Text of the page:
Why am I writing about this? I work for the British government and Armenia is a small country far away. Well, it starts with a project at my work that matches up employees who would normally have never met, to discuss their work and life over coffee. It's called 'coffee connect' and I've met some really … Continue reading Armenia and the Trilemma
Thoughts on the UK's natural and industrial resources, circa 1942.
Could we apply blockchain to biomass sustainability compliance?
Energy policy is fundamentally about 'balancing' the trilemma - something that symbolises the need for affordable energy, secure energy, and environmentally friendly energy.
According to the IEA's World Energy Investment report, published earlier this week, investment in electricity overtook investment for oil and gas for the first time ever. This is important, as we are currently at a crossroads for our energy transition. Investments today will have reverberating impacts 10, 20, 30 years to come, as certain networks will become committed to certain energy sources. Yet there is a reluctance to make these decisions, as the backdrop to electricity overtaking O&G investment is a 12% drop in global energy investment.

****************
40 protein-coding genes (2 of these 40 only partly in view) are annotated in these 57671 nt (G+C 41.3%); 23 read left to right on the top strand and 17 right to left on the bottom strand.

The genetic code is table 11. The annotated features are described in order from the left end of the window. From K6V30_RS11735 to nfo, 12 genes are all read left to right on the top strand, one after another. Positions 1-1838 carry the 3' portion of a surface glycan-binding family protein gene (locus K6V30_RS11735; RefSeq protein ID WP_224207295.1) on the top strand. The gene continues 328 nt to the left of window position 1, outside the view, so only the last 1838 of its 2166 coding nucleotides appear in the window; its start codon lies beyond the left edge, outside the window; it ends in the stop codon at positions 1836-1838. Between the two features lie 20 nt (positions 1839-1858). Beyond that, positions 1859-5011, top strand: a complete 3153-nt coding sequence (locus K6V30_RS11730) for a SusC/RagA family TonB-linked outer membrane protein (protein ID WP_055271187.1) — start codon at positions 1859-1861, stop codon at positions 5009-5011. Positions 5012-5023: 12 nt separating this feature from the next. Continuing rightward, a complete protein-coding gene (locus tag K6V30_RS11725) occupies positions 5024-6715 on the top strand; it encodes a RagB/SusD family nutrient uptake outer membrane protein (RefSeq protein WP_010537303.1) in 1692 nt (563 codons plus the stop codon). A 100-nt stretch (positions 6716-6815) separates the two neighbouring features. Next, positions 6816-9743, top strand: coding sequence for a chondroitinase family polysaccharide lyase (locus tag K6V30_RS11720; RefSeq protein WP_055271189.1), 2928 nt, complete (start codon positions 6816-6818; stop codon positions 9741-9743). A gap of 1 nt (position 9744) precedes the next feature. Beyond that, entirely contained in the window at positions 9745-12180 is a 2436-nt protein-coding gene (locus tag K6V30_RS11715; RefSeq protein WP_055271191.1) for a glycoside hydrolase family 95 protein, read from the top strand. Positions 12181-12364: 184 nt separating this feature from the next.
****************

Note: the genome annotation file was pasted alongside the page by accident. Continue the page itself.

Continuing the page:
A look back at the British experience of price regulation in the past and how I think the policy landscape shifted back to price regulation
France faces a crossroads in its politics. What does this mean for UK energy?
Some thoughts on what Europe's influence will be on US LNG exports.
[Featured image source] Town gas - then and now The Empire Exhibition was held in Wembley, 1924, North London. In a poster advertising that exhibition, the muck and soot of coal was transformed into a clean and glowing figure of a healthy man - representing natural gas. As recent as 60-odd years ago, British society … Continue reading Gas comes full circle
Deploying a large volume of renewables remains the cheapest approach to decarbonisation even when accounting for system integration costs, according to a study by E3G The report highlights an 'increasing body of evidence' showing that the power system could operate securely and at least cost with more than 50% of demand being met from renewables. … Continue reading Renewables are the cheapest way to decarbonise even when you account for system costs